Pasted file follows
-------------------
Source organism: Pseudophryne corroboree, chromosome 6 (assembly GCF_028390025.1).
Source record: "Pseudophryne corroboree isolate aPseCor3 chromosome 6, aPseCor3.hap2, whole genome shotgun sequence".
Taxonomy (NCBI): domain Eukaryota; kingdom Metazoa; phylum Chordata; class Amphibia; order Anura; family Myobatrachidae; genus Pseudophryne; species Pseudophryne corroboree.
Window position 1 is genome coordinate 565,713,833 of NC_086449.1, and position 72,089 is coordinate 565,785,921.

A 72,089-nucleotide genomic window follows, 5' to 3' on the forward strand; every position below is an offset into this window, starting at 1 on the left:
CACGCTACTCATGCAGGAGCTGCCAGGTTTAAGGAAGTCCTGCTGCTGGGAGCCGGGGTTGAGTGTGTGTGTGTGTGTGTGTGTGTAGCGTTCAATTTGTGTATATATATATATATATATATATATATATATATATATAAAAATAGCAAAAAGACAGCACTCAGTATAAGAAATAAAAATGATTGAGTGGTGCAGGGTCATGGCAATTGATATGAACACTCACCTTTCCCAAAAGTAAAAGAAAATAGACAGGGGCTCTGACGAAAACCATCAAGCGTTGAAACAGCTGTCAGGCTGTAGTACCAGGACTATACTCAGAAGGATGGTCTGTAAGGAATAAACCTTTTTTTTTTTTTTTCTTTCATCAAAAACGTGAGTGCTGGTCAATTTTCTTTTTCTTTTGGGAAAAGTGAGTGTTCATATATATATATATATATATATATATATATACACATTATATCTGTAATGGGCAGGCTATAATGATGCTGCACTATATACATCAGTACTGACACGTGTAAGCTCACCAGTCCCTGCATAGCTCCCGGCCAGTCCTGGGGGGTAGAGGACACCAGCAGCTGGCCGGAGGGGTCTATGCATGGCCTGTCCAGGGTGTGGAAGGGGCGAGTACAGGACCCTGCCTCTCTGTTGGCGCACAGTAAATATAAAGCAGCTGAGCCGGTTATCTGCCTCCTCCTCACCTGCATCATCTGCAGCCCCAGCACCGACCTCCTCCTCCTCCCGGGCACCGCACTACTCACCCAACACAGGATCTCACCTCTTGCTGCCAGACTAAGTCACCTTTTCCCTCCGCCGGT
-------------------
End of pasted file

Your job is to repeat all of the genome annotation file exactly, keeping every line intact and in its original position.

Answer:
Source organism: Pseudophryne corroboree, chromosome 6 (assembly GCF_028390025.1).
Source record: "Pseudophryne corroboree isolate aPseCor3 chromosome 6, aPseCor3.hap2, whole genome shotgun sequence".
Taxonomy (NCBI): domain Eukaryota; kingdom Metazoa; phylum Chordata; class Amphibia; order Anura; family Myobatrachidae; genus Pseudophryne; species Pseudophryne corroboree.
Window position 1 is genome coordinate 565,713,833 of NC_086449.1, and position 72,089 is coordinate 565,785,921.

A 72,089-nucleotide genomic window follows, 5' to 3' on the forward strand; every position below is an offset into this window, starting at 1 on the left:
CACGCTACTCATGCAGGAGCTGCCAGGTTTAAGGAAGTCCTGCTGCTGGGAGCCGGGGTTGAGTGTGTGTGTGTGTGTGTGTGTGTAGCGTTCAATTTGTGTATATATATATATATATATATATATATATATATATATAAAAATAGCAAAAAGACAGCACTCAGTATAAGAAATAAAAATGATTGAGTGGTGCAGGGTCATGGCAATTGATATGAACACTCACCTTTCCCAAAAGTAAAAGAAAATAGACAGGGGCTCTGACGAAAACCATCAAGCGTTGAAACAGCTGTCAGGCTGTAGTACCAGGACTATACTCAGAAGGATGGTCTGTAAGGAATAAACCTTTTTTTTTTTTTTTCTTTCATCAAAAACGTGAGTGCTGGTCAATTTTCTTTTTCTTTTGGGAAAAGTGAGTGTTCATATATATATATATATATATATATATATATACACATTATATCTGTAATGGGCAGGCTATAATGATGCTGCACTATATACATCAGTACTGACACGTGTAAGCTCACCAGTCCCTGCATAGCTCCCGGCCAGTCCTGGGGGGTAGAGGACACCAGCAGCTGGCCGGAGGGGTCTATGCATGGCCTGTCCAGGGTGTGGAAGGGGCGAGTACAGGACCCTGCCTCTCTGTTGGCGCACAGTAAATATAAAGCAGCTGAGCCGGTTATCTGCCTCCTCCTCACCTGCATCATCTGCAGCCCCAGCACCGACCTCCTCCTCCTCCCGGGCACCGCACTACTCACCCAACACAGGATCTCACCTCTTGCTGCCAGACTAAGTCACCTTTTCCCTCCGCCGGT